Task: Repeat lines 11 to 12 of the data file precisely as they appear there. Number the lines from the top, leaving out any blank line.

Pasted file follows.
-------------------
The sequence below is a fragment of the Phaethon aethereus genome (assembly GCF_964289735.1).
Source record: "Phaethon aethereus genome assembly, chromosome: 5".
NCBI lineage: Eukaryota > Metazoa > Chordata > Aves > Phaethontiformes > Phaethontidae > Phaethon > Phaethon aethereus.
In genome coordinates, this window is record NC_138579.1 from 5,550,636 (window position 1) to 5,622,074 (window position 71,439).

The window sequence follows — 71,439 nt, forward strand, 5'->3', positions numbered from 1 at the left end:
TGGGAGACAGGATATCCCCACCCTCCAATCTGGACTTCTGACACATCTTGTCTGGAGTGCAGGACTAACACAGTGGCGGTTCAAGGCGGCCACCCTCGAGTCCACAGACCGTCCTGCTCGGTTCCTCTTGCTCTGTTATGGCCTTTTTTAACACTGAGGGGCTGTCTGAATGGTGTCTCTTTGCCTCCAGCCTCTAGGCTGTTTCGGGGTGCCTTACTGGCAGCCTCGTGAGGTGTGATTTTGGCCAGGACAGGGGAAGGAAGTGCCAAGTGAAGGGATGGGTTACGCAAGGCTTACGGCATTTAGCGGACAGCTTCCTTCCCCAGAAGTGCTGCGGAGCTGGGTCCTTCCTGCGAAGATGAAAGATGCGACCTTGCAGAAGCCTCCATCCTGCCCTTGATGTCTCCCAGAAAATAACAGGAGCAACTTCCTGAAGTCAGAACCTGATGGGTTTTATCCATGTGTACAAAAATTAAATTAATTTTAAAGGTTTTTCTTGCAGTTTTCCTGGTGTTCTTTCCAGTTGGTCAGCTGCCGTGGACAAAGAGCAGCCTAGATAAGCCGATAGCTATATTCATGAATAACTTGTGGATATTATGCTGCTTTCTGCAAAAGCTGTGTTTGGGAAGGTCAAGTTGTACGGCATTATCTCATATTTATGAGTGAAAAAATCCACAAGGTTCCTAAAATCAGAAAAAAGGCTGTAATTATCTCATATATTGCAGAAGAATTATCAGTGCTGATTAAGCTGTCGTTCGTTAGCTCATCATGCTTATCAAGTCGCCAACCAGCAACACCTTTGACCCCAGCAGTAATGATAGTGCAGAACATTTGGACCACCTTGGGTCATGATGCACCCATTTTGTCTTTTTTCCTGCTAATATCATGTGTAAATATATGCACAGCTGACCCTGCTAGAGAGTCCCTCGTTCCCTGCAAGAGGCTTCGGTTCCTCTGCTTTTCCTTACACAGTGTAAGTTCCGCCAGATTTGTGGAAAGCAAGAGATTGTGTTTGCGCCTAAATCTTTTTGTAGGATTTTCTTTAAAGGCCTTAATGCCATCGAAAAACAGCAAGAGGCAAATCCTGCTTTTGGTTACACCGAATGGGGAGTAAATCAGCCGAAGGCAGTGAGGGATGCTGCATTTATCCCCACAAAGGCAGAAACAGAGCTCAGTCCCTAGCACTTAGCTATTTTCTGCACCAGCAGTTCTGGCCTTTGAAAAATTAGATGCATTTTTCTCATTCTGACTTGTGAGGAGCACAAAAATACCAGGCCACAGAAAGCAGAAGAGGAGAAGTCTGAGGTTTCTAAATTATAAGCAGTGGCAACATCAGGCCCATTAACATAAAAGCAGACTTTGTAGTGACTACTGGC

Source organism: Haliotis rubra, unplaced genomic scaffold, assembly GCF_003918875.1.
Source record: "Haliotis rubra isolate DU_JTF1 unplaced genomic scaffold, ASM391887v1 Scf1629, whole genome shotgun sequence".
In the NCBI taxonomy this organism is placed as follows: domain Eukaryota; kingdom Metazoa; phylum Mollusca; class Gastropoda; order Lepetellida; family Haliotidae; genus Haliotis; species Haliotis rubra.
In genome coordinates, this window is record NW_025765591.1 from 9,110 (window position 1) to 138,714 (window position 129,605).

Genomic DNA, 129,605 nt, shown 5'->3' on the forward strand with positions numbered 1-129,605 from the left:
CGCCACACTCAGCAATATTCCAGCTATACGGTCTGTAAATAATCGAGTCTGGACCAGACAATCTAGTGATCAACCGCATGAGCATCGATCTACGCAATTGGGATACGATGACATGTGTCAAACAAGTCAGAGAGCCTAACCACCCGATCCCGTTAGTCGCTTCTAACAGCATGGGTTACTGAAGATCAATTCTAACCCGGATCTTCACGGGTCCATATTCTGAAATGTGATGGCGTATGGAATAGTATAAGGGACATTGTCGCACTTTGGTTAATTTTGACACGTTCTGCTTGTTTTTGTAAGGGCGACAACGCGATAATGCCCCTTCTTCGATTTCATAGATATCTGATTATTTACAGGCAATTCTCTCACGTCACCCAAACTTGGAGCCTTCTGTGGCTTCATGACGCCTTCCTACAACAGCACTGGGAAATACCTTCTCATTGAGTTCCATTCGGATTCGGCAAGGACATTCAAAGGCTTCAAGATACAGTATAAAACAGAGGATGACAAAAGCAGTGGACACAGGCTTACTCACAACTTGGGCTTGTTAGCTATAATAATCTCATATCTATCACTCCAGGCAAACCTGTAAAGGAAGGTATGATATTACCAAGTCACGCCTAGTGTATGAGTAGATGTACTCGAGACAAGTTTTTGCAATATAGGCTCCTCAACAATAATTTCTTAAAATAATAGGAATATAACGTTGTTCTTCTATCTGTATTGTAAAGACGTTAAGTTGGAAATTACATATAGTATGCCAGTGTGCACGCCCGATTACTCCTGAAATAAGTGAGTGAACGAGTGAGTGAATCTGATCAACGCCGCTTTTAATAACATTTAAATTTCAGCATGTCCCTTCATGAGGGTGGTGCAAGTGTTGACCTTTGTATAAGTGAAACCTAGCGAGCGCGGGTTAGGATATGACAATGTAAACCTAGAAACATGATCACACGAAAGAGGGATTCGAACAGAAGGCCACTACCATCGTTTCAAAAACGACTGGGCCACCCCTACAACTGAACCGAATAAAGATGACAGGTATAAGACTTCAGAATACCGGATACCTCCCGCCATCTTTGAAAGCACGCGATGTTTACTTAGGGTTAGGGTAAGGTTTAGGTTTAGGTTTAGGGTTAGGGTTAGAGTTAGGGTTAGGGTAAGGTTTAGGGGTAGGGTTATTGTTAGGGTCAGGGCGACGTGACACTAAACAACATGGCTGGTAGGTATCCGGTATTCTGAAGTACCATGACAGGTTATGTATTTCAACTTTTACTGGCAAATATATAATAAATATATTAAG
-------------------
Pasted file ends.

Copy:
Genomic DNA, 129,605 nt, shown 5'->3' on the forward strand with positions numbered 1-129,605 from the left:
CGCCACACTCAGCAATATTCCAGCTATACGGTCTGTAAATAATCGAGTCTGGACCAGACAATCTAGTGATCAACCGCATGAGCATCGATCTACGCAATTGGGATACGATGACATGTGTCAAACAAGTCAGAGAGCCTAACCACCCGATCCCGTTAGTCGCTTCTAACAGCATGGGTTACTGAAGATCAATTCTAACCCGGATCTTCACGGGTCCATATTCTGAAATGTGATGGCGTATGGAATAGTATAAGGGACATTGTCGCACTTTGGTTAATTTTGACACGTTCTGCTTGTTTTTGTAAGGGCGACAACGCGATAATGCCCCTTCTTCGATTTCATAGATATCTGATTATTTACAGGCAATTCTCTCACGTCACCCAAACTTGGAGCCTTCTGTGGCTTCATGACGCCTTCCTACAACAGCACTGGGAAATACCTTCTCATTGAGTTCCATTCGGATTCGGCAAGGACATTCAAAGGCTTCAAGATACAGTATAAAACAGAGGATGACAAAAGCAGTGGACACAGGCTTACTCACAACTTGGGCTTGTTAGCTATAATAATCTCATATCTATCACTCCAGGCAAACCTGTAAAGGAAGGTATGATATTACCAAGTCACGCCTAGTGTATGAGTAGATGTACTCGAGACAAGTTTTTGCAATATAGGCTCCTCAACAATAATTTCTTAAAATAATAGGAATATAACGTTGTTCTTCTATCTGTATTGTAAAGACGTTAAGTTGGAAATTACATATAGTATGCCAGTGTGCACGCCCGATTACTCCTGAAATAAGTGAGTGAACGAGTGAGTGAATCTGATCAACGCCGCTTTTAATAACATTTAAATTTCAGCATGTCCCTTCATGAGGGTGGTGCAAGTGTTGACCTTTGTATAAGTGAAACCTAGCGAGCGCGGGTTAGGATATGACAATGTAAACCTAGAAACATGATCACACGAAAGAGGGATTCGAACAGAAGGCCACTACCATCGTTTCAAAAACGACTGGGCCACCCCTACAACTGAACCGAATAAAGATGACAGGTATAAGACTTCAGAATACCGGATACCTCCCGCCATCTTTGAAAGCACGCGATGTTTACTTAGGGTTAGGGTAAGGTTTAGGTTTAGGTTTAGGGTTAGGGTTAGAGTTAGGGTTAGGGTAAGGTTTAGGGGTAGGGTTATTGTTAGGGTCAGGGCGACGTGACACTAAACAACATGGCTGGTAGGTATCCGGTATTCTGAAGTACCATGACAGGTTATGTATTTCAACTTTTACTGGCAAATATATAATAAATATATTAAG